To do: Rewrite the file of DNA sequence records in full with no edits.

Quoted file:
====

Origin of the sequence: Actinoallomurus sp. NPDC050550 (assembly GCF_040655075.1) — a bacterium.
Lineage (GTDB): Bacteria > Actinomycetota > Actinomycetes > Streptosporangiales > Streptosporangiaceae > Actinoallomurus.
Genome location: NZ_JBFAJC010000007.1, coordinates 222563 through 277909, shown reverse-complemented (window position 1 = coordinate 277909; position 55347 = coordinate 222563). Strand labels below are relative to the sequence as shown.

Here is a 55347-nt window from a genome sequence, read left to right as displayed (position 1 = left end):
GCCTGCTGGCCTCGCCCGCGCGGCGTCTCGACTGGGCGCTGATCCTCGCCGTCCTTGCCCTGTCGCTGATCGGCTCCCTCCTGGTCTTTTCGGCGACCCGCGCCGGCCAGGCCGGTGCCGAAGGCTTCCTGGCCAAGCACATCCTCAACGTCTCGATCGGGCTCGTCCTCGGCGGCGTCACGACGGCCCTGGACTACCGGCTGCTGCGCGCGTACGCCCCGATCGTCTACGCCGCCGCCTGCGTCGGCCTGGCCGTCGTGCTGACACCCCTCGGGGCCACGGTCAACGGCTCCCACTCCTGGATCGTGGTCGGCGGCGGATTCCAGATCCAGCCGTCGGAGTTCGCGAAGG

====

Origin of the sequence: Actinoallomurus sp. NPDC050550 (assembly GCF_040655075.1) — a bacterium.
Lineage (GTDB): Bacteria > Actinomycetota > Actinomycetes > Streptosporangiales > Streptosporangiaceae > Actinoallomurus.
Genome location: NZ_JBFAJC010000007.1, coordinates 222563 through 277909, shown reverse-complemented (window position 1 = coordinate 277909; position 55347 = coordinate 222563). Strand labels below are relative to the sequence as shown.

Here is a 55347-nt window from a genome sequence, read left to right as displayed (position 1 = left end):
GCCTGCTGGCCTCGCCCGCGCGGCGTCTCGACTGGGCGCTGATCCTCGCCGTCCTTGCCCTGTCGCTGATCGGCTCCCTCCTGGTCTTTTCGGCGACCCGCGCCGGCCAGGCCGGTGCCGAAGGCTTCCTGGCCAAGCACATCCTCAACGTCTCGATCGGGCTCGTCCTCGGCGGCGTCACGACGGCCCTGGACTACCGGCTGCTGCGCGCGTACGCCCCGATCGTCTACGCCGCCGCCTGCGTCGGCCTGGCCGTCGTGCTGACACCCCTCGGGGCCACGGTCAACGGCTCCCACTCCTGGATCGTGGTCGGCGGCGGATTCCAGATCCAGCCGTCGGAGTTCGCGAAGG